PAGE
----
London, England
Friday 13th April 2012
After months of inconsistent & unseasonal weather, this week has been typical in the extreme for April, with heavy showers providing intervals for the warm spring weather.  This weekend, is a routine mid-April sporting weekend too, with the with the starter's tape lifting on the Grand National tomorrow afternoon & the FA Cup semi-finals taking their traditional place alongside the big race...& no surprise either that Manchester United are back on top of the Premier League table!  Meanwhile the majority of British track & field athletes are immersed in warm weather training camps in Portugal, USA, Spain & Cyprus...all par for the course.  How more predictable can life be?!!!

In the midst of all this extreme normality I've been reading through a lot of my papers on tendinopathies, given that I've been asked a lot of questions with regards the assessment & management of Achilles & patellar tendons in particular recently.  The thing with tendinopathies is that they are commonplace in so many sporting environments, a fact demonstrated by the diverse background of the athletes & their physios that have been in touch: endurance athletes, footballers, rugby players, lacrosse players, cyclists & more explosive track & field athletes to name but a few.

There's no doubt that the most cited authors in this field are the likes of Hakan Alfredson, Jill Cook, Karim Khan, Nicola Maffuli & my good friend, Henning Langberg.  If you only read papers that these 5 had been involved in, you would know one heck of a lot about tendinopathies.  

In terms of the subjective assessment, it's worth bearing in mind Leadbetter's Principle of Transitions (1992), which states that an injury is most likely when an athlete has made some kind of training change, whether this be training routine (intensity, frequency, duration), training surface, equipment or technique.  For those working in team sports, a cluster of presentations will most likely point you in the direction of training routine or surface & so it is worthwhile discussing the training with the coaching staff too.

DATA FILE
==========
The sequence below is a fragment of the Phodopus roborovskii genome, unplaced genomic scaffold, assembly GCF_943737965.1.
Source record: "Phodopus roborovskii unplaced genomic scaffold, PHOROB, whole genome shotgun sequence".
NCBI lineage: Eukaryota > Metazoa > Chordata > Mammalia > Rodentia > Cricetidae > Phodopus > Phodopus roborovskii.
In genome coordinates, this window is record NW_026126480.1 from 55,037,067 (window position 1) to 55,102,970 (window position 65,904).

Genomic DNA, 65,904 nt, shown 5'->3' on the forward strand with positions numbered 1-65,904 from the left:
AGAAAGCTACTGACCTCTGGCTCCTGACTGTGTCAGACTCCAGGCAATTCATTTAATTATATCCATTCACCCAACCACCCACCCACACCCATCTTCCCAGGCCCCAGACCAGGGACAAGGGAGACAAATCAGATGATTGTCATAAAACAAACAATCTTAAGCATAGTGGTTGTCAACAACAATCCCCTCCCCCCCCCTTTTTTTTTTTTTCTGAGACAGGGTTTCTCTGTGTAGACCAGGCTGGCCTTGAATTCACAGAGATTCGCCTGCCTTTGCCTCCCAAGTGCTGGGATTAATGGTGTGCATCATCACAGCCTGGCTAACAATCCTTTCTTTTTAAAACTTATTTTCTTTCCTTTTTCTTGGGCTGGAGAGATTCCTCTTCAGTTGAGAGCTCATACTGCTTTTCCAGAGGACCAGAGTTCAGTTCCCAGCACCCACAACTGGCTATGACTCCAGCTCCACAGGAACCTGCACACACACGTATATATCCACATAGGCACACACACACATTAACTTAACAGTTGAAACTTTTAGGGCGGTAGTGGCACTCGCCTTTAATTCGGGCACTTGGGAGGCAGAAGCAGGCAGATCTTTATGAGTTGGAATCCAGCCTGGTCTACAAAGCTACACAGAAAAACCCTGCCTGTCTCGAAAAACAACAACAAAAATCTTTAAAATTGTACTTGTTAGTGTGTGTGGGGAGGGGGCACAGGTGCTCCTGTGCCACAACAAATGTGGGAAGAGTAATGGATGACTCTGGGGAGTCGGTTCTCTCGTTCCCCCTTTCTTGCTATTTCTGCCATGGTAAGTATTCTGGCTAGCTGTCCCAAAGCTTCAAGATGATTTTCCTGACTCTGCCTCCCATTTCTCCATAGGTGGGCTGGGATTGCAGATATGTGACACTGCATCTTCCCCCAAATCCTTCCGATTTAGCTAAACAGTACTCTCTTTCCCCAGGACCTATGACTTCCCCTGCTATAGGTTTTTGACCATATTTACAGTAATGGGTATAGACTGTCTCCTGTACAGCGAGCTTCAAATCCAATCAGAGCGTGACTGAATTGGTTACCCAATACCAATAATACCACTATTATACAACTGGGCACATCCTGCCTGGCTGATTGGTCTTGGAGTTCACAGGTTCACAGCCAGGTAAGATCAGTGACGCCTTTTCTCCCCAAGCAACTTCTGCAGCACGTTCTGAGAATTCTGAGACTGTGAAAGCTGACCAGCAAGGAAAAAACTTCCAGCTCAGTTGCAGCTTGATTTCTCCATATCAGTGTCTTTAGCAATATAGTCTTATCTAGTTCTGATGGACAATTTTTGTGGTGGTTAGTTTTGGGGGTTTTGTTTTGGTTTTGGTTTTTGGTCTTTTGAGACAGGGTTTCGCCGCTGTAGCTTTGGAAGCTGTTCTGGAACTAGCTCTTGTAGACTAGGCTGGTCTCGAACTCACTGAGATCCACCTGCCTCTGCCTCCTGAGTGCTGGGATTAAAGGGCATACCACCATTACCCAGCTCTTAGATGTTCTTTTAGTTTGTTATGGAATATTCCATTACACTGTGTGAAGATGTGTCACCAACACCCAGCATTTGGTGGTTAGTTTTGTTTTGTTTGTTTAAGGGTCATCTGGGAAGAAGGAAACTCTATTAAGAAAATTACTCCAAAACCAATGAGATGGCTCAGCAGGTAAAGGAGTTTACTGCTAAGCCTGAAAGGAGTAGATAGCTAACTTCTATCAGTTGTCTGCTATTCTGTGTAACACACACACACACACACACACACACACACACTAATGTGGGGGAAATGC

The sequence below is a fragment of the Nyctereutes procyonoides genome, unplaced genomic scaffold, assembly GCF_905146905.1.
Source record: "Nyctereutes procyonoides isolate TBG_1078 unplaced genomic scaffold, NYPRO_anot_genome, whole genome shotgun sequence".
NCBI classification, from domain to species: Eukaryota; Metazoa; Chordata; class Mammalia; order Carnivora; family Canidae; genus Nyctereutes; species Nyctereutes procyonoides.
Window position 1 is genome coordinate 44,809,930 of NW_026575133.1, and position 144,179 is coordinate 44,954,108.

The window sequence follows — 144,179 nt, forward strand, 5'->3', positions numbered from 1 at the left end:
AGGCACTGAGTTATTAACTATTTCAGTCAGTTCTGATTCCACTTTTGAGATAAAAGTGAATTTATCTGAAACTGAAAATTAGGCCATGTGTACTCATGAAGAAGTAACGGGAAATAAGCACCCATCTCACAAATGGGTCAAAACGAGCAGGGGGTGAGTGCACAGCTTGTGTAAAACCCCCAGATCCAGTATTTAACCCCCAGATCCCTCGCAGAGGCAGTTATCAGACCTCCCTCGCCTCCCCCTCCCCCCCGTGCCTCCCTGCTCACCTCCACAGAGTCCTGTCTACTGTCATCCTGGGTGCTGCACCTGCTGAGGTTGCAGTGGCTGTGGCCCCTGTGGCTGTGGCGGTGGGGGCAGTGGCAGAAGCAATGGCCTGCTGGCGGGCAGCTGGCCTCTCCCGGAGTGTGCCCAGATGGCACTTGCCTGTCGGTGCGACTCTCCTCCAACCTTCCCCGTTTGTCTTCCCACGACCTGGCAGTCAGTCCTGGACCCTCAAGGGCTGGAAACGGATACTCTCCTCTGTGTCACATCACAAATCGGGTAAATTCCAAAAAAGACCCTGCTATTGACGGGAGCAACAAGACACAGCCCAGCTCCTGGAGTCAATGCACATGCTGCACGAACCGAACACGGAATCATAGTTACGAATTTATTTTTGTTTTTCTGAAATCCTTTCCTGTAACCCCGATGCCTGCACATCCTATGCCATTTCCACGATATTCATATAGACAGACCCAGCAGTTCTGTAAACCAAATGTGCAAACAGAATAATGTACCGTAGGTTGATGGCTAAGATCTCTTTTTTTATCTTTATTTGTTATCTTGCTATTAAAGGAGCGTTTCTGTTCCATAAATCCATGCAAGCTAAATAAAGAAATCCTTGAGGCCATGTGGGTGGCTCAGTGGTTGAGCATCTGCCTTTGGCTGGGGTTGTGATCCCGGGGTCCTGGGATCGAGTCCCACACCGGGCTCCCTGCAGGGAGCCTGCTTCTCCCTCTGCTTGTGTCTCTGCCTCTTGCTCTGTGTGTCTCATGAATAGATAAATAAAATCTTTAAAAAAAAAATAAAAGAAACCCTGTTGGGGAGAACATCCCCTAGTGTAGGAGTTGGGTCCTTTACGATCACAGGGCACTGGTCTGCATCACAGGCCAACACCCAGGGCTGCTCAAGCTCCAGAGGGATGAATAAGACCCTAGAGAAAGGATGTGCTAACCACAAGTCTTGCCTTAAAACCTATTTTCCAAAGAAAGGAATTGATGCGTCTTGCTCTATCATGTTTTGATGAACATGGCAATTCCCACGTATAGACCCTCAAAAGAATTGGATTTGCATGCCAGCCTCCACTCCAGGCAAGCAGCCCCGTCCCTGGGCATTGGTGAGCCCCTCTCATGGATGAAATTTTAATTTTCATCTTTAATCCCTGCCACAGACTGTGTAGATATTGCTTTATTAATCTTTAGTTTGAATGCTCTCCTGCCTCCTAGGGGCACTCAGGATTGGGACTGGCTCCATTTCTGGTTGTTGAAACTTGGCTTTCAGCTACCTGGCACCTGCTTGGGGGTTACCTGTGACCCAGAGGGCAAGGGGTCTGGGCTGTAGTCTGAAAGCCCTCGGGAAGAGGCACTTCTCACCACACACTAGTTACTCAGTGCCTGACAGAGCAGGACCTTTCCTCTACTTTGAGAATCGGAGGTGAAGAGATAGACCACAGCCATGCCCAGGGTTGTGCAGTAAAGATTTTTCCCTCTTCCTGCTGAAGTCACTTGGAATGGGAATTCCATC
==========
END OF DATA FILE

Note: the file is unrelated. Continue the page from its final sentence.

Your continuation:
Back in 2001, Robinson et al (which unsurprisingly includes Jill Cook & Nicola Maffuli in the list of co-authors), published a paper in the British Journal of Sports Medicine, supporting the validity & reliability of the VISA-A questionnaire, which is an index of clinical severity of achilles tendinopathy.  The questionnaire provides a useful outcome measure that can be used to monitor progress from a point of initial assessment.

This year Iversen et al (which unsurprisingly includes Henning Langberg as one of the co-authors), published their findings of a review of 26 clinical trials, including 1,336 subjects, concluding that it was indeed a reliable tool for providing a good assessment of the actual condition from very poor to excellent.

A similar VISA questionnaire was constructed by Visentini et al (which unsurprisingly includes Karim Khan & Jill Cook in the list of co-authors) to provide a tool for assessment of the clinical severity of symptoms in patients with "Jumper's Knee" & was published in the Journal of Sports Science & Medicine in 1998.

The information gleaned in the subjective assessment should also start guiding you towards a differential diagnosis of the tendinopathy, to ensure the initial presentation is appropriately managed & the rehabilitation programme correctly prescribed.  The following table worth considering.

Type of Tendinopathy


Tendon Dysrepair







Short Term Load

Ongoing Strain

Further Strain


Very Painful (If Extensive)


Often Grumbly

As far as the objective assessment is concerned, the mistake that many inexperienced clinicians will make is that they concentrate too locally to the area of symptoms.  A thorough objective assessment will consider (in no particular order):

- Joint mobility
- Skeletal alignment
- Muscle bulk
- Muscle length
- Tendon size
- Swelling nature
- Muscle length
- Functional biomechanics
- Neural distribution
- Pain characteristics on provocation

If I simply address the assessment of joint mobility in relation to the Achilles & patellar tendons, the joints of the foot, ankle, knee & hip must all be considered.  A great text for getting to grips with the physiology of the joints is Kapandji's "The Physiology of the Joints.  Volume Two: The Lower Limb" & much of the detail below is taken from this.